In comedian Ari Shaffir’s 2012 Comedy Central special, Passive Aggressive (recently aired on television for the first time), there’s a segment that has no purpose but to talk about how unpleasant he finds comedienne Damienne Merlina, whom he mentions by name. First and last. There’re no punchlines, just abuse. And the takeaway seems to be that she has the audacity to be a fat female comedian with one arm.
Not only that, but as you’ll see by the timestamp, it’s part of his very first bit.
And of course, this type of behavior isn’t new. Mainstream comedy is largely a boys’ club (the weekly sketch comedy show Saturday Night Live has only ever had one lead female writer in its 40 year history). This isn’t due to a lack of funny women (no matter what some idiots say), but from insulting, exclusionary outlooks like Shaffir’s.
By now, everyone’s aware of the Daniel Tosh incident in 2012 where he said it’d be funny if a woman in the audience got gang-raped by five men. Tosh’s incident seems to be the touchstone for misogyny in comedy, but there’s plenty of smaller incidents providing a nice glow of background radiation.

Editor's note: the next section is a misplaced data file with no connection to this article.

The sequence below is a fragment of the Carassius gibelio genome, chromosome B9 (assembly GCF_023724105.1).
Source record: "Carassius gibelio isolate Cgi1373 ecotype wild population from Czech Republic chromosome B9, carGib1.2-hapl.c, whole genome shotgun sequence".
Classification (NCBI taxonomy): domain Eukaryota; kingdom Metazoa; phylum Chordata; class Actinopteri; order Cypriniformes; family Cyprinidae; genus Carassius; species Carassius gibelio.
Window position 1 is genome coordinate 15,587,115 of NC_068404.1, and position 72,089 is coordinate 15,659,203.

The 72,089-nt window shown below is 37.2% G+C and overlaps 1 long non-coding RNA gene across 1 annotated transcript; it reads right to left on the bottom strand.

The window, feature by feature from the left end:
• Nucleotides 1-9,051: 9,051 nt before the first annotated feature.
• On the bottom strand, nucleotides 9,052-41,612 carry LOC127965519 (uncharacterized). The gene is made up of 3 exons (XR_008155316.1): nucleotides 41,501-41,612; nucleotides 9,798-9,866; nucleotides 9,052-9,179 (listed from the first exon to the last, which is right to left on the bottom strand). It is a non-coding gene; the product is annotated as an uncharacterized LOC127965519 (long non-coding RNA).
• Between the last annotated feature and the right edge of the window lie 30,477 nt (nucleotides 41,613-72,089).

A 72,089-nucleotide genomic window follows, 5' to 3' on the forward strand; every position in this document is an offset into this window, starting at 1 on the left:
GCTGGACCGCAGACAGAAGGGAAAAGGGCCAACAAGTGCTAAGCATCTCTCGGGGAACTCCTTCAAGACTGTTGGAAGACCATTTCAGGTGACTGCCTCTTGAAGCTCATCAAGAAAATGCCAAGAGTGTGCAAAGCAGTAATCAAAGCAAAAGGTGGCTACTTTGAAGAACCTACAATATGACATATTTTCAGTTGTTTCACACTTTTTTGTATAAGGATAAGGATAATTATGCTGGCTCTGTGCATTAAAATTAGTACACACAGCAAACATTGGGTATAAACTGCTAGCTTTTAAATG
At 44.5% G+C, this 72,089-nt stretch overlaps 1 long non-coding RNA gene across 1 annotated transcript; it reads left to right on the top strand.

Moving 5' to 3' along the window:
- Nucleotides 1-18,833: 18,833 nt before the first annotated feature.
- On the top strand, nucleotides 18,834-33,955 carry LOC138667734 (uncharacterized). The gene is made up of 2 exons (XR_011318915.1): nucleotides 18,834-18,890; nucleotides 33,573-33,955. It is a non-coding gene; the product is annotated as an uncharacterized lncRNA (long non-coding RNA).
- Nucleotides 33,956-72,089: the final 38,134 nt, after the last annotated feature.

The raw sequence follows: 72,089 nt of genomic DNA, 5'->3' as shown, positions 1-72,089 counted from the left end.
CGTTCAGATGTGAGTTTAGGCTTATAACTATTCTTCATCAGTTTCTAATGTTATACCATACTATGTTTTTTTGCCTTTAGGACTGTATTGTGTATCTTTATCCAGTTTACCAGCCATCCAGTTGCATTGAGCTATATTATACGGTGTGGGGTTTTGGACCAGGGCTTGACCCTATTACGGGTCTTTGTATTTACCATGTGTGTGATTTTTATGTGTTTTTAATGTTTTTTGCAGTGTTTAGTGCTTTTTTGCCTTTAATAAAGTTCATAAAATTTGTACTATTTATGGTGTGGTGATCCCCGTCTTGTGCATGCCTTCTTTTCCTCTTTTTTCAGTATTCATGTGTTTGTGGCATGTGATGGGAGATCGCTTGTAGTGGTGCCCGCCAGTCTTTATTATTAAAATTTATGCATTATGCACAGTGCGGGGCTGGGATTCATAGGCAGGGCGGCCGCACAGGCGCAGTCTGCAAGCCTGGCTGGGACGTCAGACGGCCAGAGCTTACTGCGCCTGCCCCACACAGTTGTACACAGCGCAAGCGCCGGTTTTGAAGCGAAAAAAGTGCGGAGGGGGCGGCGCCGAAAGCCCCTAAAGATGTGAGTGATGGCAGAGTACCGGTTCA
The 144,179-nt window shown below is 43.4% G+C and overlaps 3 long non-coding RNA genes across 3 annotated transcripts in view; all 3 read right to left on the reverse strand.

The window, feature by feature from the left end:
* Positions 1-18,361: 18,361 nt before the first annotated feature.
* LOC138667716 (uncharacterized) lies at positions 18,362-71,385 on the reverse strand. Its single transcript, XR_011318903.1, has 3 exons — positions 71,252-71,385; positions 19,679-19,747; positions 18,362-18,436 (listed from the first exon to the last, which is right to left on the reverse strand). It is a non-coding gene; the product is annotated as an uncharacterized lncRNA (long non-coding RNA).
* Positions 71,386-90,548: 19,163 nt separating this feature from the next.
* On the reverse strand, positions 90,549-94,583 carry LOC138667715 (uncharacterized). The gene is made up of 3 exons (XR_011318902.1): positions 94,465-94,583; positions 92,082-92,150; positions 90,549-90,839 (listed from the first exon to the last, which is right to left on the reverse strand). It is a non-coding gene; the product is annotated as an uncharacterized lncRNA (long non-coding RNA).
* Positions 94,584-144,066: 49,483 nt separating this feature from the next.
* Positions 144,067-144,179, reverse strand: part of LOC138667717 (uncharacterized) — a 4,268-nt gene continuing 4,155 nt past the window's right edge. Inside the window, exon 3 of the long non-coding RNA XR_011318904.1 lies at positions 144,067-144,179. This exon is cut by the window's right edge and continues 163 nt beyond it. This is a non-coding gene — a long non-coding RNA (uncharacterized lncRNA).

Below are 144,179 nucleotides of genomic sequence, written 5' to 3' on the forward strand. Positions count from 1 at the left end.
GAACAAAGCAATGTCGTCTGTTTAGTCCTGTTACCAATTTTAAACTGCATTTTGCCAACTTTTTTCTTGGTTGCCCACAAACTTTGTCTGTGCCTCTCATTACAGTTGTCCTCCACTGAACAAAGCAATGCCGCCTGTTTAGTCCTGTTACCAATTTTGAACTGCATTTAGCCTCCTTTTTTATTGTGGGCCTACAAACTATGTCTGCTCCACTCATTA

For instance, it seems that whenever Cameron Esposito (noted lesbian and comic) posts her bi-weekly column at the A.V. Club, the comments are unusually brimming with anti-gay, misogynist hostility compared to any other A.V. Club comments thread (In fact, a commenter on this week’s column even mentioned the lack of hostile comments in the comments.)
Merlina herself responded to Shaffir’s hateful rant in a vulnerable, teary-eyed video where she asserts that we don’t need to insult other people’s physical appearances to be funny. In fact, to counter Shaffir’s ad hominem attack, we’ve posted two additional videos of Merlina below where she’s downright hilarious.
But considering that Shaffir’s hateful rant can be part of a nationally-aired TV program, are we surprised that comedy continues to favor men over women.
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